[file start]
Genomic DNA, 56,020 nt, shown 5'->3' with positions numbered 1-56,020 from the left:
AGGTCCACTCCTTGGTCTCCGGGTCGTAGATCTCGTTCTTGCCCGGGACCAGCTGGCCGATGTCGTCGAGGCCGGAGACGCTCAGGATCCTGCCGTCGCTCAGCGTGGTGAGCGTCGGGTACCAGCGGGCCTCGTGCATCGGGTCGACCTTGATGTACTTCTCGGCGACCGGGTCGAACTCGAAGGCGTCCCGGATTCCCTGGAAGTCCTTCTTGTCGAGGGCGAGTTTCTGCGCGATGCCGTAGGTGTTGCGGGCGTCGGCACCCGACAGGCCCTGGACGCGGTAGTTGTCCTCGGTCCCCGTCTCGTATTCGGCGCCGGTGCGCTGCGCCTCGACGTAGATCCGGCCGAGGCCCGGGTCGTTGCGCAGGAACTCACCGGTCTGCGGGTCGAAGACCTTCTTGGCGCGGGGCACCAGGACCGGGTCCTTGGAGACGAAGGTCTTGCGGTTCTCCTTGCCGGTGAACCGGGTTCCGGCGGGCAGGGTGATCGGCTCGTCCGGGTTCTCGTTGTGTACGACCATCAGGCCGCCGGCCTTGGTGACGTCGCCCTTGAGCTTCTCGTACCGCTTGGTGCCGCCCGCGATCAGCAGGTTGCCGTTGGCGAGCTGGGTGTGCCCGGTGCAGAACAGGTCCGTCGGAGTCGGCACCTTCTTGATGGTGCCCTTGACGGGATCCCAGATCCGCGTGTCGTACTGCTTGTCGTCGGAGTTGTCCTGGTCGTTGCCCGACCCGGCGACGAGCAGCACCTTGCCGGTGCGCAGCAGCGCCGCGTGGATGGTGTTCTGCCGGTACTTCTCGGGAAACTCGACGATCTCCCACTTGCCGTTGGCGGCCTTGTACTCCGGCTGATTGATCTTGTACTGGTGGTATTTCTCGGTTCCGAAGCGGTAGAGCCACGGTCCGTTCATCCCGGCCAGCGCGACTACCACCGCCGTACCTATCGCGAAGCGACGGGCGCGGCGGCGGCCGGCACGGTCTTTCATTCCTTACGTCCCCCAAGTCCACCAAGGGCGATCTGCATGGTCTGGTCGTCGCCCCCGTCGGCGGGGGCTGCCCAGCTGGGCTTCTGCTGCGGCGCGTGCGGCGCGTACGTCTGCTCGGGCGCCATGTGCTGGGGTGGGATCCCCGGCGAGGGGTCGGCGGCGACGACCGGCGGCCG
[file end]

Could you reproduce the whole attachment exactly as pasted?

Genomic DNA, 56,020 nt, shown 5'->3' with positions numbered 1-56,020 from the left:
AGGTCCACTCCTTGGTCTCCGGGTCGTAGATCTCGTTCTTGCCCGGGACCAGCTGGCCGATGTCGTCGAGGCCGGAGACGCTCAGGATCCTGCCGTCGCTCAGCGTGGTGAGCGTCGGGTACCAGCGGGCCTCGTGCATCGGGTCGACCTTGATGTACTTCTCGGCGACCGGGTCGAACTCGAAGGCGTCCCGGATTCCCTGGAAGTCCTTCTTGTCGAGGGCGAGTTTCTGCGCGATGCCGTAGGTGTTGCGGGCGTCGGCACCCGACAGGCCCTGGACGCGGTAGTTGTCCTCGGTCCCCGTCTCGTATTCGGCGCCGGTGCGCTGCGCCTCGACGTAGATCCGGCCGAGGCCCGGGTCGTTGCGCAGGAACTCACCGGTCTGCGGGTCGAAGACCTTCTTGGCGCGGGGCACCAGGACCGGGTCCTTGGAGACGAAGGTCTTGCGGTTCTCCTTGCCGGTGAACCGGGTTCCGGCGGGCAGGGTGATCGGCTCGTCCGGGTTCTCGTTGTGTACGACCATCAGGCCGCCGGCCTTGGTGACGTCGCCCTTGAGCTTCTCGTACCGCTTGGTGCCGCCCGCGATCAGCAGGTTGCCGTTGGCGAGCTGGGTGTGCCCGGTGCAGAACAGGTCCGTCGGAGTCGGCACCTTCTTGATGGTGCCCTTGACGGGATCCCAGATCCGCGTGTCGTACTGCTTGTCGTCGGAGTTGTCCTGGTCGTTGCCCGACCCGGCGACGAGCAGCACCTTGCCGGTGCGCAGCAGCGCCGCGTGGATGGTGTTCTGCCGGTACTTCTCGGGAAACTCGACGATCTCCCACTTGCCGTTGGCGGCCTTGTACTCCGGCTGATTGATCTTGTACTGGTGGTATTTCTCGGTTCCGAAGCGGTAGAGCCACGGTCCGTTCATCCCGGCCAGCGCGACTACCACCGCCGTACCTATCGCGAAGCGACGGGCGCGGCGGCGGCCGGCACGGTCTTTCATTCCTTACGTCCCCCAAGTCCACCAAGGGCGATCTGCATGGTCTGGTCGTCGCCCCCGTCGGCGGGGGCTGCCCAGCTGGGCTTCTGCTGCGGCGCGTGCGGCGCGTACGTCTGCTCGGGCGCCATGTGCTGGGGTGGGATCCCCGGCGAGGGGTCGGCGGCGACGACCGGCGGCCG